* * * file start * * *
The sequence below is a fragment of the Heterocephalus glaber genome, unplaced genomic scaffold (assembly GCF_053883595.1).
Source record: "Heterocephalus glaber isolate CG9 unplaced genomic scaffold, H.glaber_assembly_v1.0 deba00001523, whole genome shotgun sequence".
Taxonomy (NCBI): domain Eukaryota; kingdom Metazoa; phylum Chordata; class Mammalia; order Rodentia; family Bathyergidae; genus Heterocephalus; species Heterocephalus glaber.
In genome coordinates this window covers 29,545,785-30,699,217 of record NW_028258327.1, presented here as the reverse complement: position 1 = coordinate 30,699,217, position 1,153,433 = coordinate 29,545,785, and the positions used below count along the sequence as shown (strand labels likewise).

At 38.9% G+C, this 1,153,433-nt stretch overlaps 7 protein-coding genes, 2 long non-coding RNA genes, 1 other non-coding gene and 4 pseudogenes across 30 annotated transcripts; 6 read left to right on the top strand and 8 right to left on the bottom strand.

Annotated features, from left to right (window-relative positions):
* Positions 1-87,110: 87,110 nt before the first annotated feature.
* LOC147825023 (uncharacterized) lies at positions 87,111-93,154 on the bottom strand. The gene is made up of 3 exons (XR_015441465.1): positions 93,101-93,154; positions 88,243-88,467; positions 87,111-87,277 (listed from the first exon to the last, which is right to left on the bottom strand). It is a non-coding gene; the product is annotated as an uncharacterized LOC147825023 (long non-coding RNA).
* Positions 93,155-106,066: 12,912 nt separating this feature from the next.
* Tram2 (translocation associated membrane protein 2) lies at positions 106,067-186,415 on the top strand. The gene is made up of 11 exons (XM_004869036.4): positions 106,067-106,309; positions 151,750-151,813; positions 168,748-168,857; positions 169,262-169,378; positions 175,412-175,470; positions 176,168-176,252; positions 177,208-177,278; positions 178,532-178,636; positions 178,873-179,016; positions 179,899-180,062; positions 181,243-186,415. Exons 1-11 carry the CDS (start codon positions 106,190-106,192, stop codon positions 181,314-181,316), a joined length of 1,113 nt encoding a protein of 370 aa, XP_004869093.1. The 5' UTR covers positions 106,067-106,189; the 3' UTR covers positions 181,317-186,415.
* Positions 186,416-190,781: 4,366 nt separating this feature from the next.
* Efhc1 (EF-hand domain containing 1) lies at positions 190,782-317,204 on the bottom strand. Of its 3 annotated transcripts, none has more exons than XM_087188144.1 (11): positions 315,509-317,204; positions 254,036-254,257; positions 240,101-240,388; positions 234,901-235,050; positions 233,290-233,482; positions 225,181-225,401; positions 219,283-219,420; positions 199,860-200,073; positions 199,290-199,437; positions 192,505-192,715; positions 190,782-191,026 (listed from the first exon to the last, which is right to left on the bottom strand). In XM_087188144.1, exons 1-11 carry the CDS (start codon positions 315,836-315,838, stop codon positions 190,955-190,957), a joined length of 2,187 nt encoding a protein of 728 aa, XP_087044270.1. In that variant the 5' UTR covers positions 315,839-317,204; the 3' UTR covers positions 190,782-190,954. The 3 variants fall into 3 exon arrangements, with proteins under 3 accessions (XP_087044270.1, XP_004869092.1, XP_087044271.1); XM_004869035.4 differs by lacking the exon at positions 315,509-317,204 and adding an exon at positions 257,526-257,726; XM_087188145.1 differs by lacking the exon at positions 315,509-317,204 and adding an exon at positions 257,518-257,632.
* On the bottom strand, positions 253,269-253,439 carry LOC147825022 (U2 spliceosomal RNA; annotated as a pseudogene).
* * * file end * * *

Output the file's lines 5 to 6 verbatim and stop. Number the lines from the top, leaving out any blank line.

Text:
At 38.9% G+C, this 1,153,433-nt stretch overlaps 7 protein-coding genes, 2 long non-coding RNA genes, 1 other non-coding gene and 4 pseudogenes across 30 annotated transcripts; 6 read left to right on the top strand and 8 right to left on the bottom strand.

Annotated features, from left to right (window-relative positions):